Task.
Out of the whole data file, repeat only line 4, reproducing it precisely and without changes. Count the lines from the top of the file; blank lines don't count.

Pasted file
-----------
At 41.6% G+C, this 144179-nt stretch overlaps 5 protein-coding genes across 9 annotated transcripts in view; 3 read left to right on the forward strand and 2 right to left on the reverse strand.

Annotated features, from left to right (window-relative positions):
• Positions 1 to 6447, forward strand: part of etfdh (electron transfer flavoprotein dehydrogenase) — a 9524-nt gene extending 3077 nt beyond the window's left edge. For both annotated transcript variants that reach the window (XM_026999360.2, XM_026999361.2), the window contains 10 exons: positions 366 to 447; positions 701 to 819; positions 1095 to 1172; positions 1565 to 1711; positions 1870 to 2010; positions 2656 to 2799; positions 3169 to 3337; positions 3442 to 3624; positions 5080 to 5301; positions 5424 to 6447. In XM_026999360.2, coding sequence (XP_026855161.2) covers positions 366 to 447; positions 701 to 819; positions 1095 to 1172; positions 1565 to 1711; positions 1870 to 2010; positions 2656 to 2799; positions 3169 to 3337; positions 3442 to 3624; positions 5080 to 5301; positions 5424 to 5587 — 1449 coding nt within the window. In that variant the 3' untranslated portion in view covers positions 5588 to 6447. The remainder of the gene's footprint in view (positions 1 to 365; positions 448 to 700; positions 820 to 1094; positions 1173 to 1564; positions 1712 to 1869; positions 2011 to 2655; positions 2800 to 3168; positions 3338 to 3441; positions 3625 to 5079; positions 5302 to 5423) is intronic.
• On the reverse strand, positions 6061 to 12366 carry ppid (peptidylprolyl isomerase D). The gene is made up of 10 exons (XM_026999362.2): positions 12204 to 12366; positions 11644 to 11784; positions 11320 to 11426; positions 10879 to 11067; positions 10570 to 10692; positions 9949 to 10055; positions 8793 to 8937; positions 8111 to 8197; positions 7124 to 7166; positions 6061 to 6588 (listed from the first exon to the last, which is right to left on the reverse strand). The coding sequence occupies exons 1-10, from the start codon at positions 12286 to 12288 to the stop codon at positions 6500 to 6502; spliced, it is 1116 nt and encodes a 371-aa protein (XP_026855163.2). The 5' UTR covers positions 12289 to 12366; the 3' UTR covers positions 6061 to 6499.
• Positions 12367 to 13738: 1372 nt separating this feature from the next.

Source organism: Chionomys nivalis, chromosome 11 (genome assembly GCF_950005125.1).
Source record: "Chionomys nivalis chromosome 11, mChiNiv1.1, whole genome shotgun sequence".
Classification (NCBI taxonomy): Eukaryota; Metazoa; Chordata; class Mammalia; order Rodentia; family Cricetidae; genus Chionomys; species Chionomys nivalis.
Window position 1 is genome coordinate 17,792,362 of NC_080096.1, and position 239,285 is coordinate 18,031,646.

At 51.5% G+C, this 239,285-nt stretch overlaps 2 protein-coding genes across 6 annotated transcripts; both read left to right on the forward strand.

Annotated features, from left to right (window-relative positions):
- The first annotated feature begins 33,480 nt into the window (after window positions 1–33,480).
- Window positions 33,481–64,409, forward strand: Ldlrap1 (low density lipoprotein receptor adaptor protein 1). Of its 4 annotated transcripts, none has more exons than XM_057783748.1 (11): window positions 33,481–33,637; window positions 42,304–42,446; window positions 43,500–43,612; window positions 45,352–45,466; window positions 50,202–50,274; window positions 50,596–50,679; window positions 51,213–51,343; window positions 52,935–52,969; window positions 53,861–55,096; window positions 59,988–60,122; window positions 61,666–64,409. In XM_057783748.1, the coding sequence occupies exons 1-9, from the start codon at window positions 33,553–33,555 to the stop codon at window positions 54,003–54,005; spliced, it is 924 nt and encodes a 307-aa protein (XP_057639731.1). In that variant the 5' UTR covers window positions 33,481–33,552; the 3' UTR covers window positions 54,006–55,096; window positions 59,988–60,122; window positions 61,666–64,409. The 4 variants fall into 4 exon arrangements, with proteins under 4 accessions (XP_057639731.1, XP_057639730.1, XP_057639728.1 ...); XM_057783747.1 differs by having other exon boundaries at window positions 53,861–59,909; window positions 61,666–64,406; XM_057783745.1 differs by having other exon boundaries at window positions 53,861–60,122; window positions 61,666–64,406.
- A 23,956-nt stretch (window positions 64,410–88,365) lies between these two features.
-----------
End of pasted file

• On the reverse strand, positions 6061 to 12366 carry ppid (peptidylprolyl isomerase D). The gene is made up of 10 exons (XM_026999362.2): positions 12204 to 12366; positions 11644 to 11784; positions 11320 to 11426; positions 10879 to 11067; positions 10570 to 10692; positions 9949 to 10055; positions 8793 to 8937; positions 8111 to 8197; positions 7124 to 7166; positions 6061 to 6588 (listed from the first exon to the last, which is right to left on the reverse strand). The coding sequence occupies exons 1-10, from the start codon at positions 12286 to 12288 to the stop codon at positions 6500 to 6502; spliced, it is 1116 nt and encodes a 371-aa protein (XP_026855163.2). The 5' UTR covers positions 12289 to 12366; the 3' UTR covers positions 6061 to 6499.